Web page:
I’m quoted in the article from Wharton@High School on teens and taxes.
Here’s what I said about teenagers and taxes:
Some high schools are teaching students about taxes, but many teens are still very new to the topic, says Carol Topp, a Cincinnati accountant who is also the founder of TeensAndTaxes.com. “I help teens understand taxes,” she says, including introducing them to related terms like IRS, which stands for Internal Revenue , the U.S. government agency responsible for tax collection and tax law enforcement. “The IRS’s website “Understanding Taxes” (see Related Links) also has several great simulations to explain federal income tax to a teenager.”
Topp warns young workers about job-related pay situations that seem to be sweet deals, but can ultimately cause them problems. “Be careful about a boss who tells you he or she will pay you in cash and ‘off the books,’” says Topp, referring to some businesses that don’t report their workers’ incomes to the government. “They may tell you this is a way for you to save on taxes, but [if the IRS] finds out, you could have to pay back any taxes that are due, along with stiff fines and penalties.”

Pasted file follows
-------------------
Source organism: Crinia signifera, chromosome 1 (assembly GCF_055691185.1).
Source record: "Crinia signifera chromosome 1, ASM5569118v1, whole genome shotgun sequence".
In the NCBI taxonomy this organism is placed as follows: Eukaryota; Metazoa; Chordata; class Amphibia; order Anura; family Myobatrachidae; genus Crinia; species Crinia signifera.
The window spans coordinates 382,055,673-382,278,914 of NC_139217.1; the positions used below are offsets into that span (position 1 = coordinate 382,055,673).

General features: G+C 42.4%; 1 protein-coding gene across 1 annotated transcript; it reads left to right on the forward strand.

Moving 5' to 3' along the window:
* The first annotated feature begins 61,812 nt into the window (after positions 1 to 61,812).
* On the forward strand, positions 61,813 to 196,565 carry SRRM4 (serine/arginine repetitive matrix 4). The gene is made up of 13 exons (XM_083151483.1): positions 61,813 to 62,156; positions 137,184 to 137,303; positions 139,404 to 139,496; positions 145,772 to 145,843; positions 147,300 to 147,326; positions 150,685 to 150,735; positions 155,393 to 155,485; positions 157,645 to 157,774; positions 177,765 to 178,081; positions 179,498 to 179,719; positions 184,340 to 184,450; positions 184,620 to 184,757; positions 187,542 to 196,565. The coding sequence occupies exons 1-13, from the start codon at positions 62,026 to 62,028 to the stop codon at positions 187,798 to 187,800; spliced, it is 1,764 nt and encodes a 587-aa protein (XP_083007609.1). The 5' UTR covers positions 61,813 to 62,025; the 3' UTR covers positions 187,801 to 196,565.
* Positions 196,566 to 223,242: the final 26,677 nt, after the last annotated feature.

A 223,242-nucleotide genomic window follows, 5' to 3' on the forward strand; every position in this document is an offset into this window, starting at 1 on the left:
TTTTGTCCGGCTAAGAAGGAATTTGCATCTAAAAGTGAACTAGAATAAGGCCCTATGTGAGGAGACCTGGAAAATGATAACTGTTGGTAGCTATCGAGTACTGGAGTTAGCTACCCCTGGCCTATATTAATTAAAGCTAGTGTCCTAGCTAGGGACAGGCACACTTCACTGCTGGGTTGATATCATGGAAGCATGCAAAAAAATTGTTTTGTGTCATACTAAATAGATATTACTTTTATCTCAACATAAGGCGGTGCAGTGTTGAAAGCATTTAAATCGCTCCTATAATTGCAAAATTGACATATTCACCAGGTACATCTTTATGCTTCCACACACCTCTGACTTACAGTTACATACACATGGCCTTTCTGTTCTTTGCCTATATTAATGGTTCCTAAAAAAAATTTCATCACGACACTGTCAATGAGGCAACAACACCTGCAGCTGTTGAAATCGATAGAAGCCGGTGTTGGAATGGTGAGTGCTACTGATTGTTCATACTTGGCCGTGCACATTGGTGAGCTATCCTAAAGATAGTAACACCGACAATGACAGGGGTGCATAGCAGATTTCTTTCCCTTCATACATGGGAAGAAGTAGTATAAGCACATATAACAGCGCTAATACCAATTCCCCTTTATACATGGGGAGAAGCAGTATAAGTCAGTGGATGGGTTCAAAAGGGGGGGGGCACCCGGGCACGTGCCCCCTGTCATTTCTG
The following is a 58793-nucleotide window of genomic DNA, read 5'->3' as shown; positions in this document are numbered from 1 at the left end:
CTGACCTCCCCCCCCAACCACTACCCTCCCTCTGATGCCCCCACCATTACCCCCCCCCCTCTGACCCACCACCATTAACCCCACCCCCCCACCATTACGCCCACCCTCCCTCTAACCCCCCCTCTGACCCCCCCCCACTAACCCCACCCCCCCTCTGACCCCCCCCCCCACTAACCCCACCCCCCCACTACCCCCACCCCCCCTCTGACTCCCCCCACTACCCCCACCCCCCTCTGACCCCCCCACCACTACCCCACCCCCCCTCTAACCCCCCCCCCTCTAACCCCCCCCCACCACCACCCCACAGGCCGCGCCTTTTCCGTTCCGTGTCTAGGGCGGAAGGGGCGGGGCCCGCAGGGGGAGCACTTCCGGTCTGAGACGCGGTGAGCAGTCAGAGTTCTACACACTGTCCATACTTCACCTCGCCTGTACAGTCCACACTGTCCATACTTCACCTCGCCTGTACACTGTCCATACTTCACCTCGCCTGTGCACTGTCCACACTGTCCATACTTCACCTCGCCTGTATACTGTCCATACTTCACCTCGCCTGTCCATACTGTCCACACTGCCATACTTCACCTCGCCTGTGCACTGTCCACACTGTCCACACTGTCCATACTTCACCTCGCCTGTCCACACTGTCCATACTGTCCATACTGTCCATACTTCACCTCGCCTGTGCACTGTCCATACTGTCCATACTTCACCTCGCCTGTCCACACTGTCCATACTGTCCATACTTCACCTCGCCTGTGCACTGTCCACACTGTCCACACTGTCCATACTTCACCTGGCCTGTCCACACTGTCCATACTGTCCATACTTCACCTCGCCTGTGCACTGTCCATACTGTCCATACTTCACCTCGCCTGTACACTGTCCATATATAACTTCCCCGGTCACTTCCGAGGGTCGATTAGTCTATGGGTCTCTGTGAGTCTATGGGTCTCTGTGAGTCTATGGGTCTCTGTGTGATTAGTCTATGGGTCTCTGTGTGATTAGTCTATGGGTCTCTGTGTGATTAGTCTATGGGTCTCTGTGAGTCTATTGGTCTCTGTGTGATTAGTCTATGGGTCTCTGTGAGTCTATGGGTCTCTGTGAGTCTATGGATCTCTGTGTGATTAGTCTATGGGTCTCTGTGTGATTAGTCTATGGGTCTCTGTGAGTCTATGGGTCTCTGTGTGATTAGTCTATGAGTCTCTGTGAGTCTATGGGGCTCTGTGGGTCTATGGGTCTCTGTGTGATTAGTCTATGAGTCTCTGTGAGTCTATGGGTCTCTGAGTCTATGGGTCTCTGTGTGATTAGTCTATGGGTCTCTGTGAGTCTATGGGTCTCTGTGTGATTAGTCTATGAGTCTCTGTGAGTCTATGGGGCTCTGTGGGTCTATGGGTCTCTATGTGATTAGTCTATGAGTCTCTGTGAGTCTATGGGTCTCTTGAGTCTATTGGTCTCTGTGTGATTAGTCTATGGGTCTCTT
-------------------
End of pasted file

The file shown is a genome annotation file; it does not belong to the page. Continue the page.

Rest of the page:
Taxes are unavoidable — if you are earning income, you must inevitably share it with the government. “The IRS takes unreported income very seriously,” says Topp. “It assesses interest on the tax owed every month it is late. They may also add on a 20% penalty for failure to file a tax return. If the IRS suspects fraud, then they can penalize you up to 75% of the tax owed. [Teenagers should] stay away from unscrupulous bosses. If they will lie, cheat and steal from Uncle Sam, they will lie, cheat and steal from their employees, as well.”
Read the entire article here.
Carol Topp, CPA